Two years ago Intel introduced its wireless display technology (Intel WiDi) that uses the host CPU to encode a stream of whatever is on your screen and send it wirelessly to a receiver connected to a TV or other display. As a recap, to support WiDi you need a supported hardware platform (Arrandale/Clarkdale, Sandy Bridge or Ivy Bridge) and an Intel wireless adapter. On the receiving end you'll need a WiDi receiver of course. 

The initial version of Intel's WiDi was limited in resolution (720p only), features (no HDCP support) and performance (very high latency). Since then Intel has been regularly updating the WiDi software stack to add new features and improve performance.

Today Intel is announcing version 3.5 of its WiDi software with some significant feature and performance boosts. On the feature side there's now support for streaming USB wirelessly as well as display. The receiver has to feature USB ports, but with that in place you'll be able to get wireless access to USB HID devices such as keyboards, mice, game pads, etc... 

Also on the feature side, Intel is announcing full support for the WiFi Alliance's Miracast specification. Although not all features and performance claims will apply with a Miracast receiver, you should be able to get wireless display functionality from a WiDi enabled system to a Miracast receiver. 

Windows 8 and touch are both supported with this latest software update.

On the performance side Intel is promising 60ms latency for WiDi 3.5 when used with an Ivy Bridge based system (250ms with Sandy Bridge) and a 2nd generation (or newer) WiDi receiver. Later this year we'll see an updated Netgear Push2TV WiDi receiver that's a lot smaller with a starting price of $59.99.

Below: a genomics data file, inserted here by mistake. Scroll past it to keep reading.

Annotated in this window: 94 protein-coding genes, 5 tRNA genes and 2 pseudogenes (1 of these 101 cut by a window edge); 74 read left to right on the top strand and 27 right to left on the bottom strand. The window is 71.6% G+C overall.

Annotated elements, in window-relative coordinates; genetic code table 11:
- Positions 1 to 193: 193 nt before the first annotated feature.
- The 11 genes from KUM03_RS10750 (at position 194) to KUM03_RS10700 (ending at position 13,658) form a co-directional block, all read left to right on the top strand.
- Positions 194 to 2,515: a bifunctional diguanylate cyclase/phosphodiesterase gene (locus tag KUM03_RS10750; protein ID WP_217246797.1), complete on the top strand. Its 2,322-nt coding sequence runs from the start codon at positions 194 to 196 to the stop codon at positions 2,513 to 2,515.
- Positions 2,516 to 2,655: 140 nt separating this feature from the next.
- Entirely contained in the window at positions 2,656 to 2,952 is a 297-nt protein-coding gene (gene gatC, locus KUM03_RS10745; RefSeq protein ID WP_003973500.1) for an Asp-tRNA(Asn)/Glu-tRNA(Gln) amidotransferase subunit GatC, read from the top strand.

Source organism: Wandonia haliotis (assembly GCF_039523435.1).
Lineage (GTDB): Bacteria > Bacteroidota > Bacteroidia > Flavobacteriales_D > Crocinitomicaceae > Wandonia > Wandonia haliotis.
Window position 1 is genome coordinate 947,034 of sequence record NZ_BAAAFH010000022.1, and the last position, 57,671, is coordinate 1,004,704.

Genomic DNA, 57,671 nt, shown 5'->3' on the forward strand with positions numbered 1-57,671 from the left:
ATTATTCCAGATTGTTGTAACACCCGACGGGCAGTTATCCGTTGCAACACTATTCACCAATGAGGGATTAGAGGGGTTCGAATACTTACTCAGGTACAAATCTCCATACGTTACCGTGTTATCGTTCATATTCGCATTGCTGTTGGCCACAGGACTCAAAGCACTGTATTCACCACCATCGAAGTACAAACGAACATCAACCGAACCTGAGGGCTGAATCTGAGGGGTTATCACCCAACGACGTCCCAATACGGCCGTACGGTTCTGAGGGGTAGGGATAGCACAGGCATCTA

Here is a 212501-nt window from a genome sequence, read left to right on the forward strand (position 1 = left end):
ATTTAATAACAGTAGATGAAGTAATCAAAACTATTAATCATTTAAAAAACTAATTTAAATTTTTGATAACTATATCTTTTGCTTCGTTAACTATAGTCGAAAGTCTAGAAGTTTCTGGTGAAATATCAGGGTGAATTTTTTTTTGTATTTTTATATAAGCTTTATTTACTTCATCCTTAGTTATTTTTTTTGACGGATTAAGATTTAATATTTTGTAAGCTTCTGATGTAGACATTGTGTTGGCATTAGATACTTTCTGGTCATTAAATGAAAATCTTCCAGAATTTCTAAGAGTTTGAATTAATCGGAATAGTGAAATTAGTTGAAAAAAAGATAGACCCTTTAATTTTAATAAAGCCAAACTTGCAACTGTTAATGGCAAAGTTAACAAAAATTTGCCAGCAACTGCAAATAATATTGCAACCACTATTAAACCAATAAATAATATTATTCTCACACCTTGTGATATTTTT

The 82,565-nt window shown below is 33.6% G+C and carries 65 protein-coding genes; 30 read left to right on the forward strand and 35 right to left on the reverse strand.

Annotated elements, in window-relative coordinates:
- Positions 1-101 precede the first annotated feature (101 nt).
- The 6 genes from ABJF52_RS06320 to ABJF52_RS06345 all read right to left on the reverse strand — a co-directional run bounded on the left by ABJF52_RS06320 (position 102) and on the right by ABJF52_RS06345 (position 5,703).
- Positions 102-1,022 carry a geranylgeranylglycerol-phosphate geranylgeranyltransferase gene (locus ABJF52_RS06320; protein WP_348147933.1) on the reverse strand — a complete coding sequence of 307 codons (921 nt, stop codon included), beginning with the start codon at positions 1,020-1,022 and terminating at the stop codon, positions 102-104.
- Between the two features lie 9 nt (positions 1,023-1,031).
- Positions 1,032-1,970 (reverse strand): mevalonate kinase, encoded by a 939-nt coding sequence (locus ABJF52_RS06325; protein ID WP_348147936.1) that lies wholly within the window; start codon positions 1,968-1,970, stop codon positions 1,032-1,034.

Intel's WiDi 3.5 software will be available in October and is sampling to OEMs now.

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  • michal1980 - Wednesday, September 19, 2012 - link

    If so, I'm very surprised. And I'll end up picking up that new receiver when its out Reply
  • futrtrubl - Wednesday, September 19, 2012 - link

    This seems to be aimed mostly at large displays, whether from small computers (laptops/tablets) or large (desktops, to a lesser extent). But I like the idea of using a dumb tablet sized display (but lighter/thinner since it's dumb) connected to a desktop/home server.

    Edward
    Reply
  • SignalPST - Thursday, September 20, 2012 - link

    Here's to hoping the Surface Pro will get this feature. Would make a terribly good presentation device combo. Reply
  • sidarous - Thursday, September 20, 2012 - link

    I want to use my i5-750 Lynnfield desktop to stream to my downstairs computer with the PTV3000. I wonder if it will be supported. Anyone have a clue? Reply
  • Gangy - Saturday, September 22, 2012 - link

    Are old receivers updateable to 3.5?
    Also, what about TV's that have WiDi built-in like LG's LM760S series, are those updateable? Or you have to buy a new receiver even for them to have 3.5 functionality?

    Thank you for an answer.
    Reply

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